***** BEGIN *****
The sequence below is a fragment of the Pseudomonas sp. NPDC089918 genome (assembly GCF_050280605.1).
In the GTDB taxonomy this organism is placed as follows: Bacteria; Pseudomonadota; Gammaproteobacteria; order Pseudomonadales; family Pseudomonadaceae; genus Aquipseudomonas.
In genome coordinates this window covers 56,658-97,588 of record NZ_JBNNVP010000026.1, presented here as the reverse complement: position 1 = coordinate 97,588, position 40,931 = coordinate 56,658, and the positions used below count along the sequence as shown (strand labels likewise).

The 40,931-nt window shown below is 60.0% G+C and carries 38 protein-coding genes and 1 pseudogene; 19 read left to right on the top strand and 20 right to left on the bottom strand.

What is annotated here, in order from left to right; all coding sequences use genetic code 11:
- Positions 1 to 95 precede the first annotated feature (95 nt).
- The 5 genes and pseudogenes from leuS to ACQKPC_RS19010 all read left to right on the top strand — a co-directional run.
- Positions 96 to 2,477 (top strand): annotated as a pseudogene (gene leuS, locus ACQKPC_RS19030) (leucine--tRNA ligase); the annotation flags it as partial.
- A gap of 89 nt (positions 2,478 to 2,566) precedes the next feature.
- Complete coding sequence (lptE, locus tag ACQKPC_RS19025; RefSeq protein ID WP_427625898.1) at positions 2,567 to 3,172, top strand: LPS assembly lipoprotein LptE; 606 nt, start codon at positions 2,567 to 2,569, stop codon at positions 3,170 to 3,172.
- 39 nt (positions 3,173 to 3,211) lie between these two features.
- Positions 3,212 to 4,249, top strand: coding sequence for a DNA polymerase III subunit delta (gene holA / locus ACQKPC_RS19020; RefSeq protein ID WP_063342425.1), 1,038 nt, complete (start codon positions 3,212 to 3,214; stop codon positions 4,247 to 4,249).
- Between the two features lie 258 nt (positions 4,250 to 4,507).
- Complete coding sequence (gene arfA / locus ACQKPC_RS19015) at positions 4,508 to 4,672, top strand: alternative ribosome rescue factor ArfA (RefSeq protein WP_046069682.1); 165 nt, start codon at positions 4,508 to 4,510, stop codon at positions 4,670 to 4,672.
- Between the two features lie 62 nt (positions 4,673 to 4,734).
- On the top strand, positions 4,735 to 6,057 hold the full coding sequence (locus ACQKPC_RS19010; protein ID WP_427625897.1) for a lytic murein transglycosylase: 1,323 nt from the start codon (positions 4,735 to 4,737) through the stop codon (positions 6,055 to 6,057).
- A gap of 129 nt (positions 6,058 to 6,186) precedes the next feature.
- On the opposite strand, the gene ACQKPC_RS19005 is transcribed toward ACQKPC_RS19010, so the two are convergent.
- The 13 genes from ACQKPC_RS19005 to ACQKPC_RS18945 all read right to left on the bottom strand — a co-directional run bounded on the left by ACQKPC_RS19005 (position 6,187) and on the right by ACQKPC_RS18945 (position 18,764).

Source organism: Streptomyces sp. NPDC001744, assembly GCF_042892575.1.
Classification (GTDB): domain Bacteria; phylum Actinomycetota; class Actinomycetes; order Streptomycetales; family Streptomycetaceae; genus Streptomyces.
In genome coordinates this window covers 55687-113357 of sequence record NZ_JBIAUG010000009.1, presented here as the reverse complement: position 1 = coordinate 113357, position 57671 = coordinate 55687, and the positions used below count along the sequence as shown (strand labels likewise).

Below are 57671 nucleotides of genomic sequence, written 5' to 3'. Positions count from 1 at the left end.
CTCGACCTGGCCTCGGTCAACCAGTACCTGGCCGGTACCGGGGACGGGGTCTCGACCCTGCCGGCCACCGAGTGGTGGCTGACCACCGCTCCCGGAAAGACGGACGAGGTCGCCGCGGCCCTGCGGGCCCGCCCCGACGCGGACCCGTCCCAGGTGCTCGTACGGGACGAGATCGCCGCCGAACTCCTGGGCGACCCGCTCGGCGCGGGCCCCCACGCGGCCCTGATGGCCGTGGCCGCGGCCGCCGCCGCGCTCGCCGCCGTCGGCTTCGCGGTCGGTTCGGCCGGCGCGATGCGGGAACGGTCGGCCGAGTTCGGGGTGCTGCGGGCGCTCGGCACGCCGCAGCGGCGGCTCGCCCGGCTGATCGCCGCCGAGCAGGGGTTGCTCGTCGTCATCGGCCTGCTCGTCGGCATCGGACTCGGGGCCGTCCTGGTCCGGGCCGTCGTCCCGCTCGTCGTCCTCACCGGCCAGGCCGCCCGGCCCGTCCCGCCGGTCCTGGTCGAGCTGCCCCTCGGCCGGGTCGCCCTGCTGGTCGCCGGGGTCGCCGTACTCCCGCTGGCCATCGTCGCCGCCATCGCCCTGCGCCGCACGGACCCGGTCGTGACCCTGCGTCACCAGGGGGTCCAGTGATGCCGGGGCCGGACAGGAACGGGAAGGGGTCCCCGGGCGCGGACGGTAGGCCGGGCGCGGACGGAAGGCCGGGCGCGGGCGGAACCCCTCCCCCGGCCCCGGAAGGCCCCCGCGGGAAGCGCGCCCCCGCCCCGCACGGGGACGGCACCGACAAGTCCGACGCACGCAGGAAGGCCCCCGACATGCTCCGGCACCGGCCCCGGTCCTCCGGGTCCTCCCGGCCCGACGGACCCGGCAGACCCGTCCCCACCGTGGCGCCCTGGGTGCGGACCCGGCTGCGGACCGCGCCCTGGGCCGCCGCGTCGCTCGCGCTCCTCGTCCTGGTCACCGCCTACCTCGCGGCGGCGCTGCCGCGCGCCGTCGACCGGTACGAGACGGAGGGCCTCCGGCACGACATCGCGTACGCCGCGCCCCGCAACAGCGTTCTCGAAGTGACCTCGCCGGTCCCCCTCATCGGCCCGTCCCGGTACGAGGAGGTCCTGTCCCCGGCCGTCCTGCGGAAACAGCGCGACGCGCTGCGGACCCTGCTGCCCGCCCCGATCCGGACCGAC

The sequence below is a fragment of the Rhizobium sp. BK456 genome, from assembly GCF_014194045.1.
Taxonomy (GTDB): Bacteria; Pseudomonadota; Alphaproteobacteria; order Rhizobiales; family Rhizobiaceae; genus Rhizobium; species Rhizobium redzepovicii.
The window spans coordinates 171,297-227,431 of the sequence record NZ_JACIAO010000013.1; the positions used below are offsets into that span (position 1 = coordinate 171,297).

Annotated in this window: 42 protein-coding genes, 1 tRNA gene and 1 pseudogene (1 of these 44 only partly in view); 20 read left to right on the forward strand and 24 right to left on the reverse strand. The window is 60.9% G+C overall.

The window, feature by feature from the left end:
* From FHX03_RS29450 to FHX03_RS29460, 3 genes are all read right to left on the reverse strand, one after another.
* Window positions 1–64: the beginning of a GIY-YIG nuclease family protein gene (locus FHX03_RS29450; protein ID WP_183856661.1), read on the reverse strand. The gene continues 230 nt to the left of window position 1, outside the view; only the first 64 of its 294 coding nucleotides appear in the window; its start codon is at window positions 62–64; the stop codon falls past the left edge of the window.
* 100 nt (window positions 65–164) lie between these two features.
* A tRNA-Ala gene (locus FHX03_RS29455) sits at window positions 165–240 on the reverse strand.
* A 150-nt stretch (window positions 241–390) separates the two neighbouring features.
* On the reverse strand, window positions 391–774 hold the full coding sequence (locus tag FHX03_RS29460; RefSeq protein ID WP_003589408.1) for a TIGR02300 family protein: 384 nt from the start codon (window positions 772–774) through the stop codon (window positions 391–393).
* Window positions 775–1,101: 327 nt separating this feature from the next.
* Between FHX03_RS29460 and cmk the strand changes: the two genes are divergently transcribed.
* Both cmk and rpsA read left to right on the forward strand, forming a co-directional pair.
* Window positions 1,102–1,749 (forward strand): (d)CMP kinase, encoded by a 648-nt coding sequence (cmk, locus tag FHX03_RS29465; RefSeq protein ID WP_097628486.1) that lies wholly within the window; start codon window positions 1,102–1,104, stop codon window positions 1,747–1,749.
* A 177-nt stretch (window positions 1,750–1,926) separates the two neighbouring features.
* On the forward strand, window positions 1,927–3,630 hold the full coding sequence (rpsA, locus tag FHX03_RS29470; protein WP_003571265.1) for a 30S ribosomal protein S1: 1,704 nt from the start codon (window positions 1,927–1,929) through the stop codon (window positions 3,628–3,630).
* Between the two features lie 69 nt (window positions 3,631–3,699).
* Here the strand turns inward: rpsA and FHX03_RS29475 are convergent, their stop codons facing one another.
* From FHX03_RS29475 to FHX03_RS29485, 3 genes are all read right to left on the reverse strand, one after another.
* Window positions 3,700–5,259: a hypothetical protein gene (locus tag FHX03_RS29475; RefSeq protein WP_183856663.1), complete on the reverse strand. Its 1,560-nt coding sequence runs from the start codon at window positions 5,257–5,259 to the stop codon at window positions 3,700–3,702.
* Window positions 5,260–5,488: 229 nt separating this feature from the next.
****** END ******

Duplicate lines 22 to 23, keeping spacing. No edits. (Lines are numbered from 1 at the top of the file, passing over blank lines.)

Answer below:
In genome coordinates this window covers 55687-113357 of sequence record NZ_JBIAUG010000009.1, presented here as the reverse complement: position 1 = coordinate 113357, position 57671 = coordinate 55687, and the positions used below count along the sequence as shown (strand labels likewise).

Below are 57671 nucleotides of genomic sequence, written 5' to 3'. Positions count from 1 at the left end.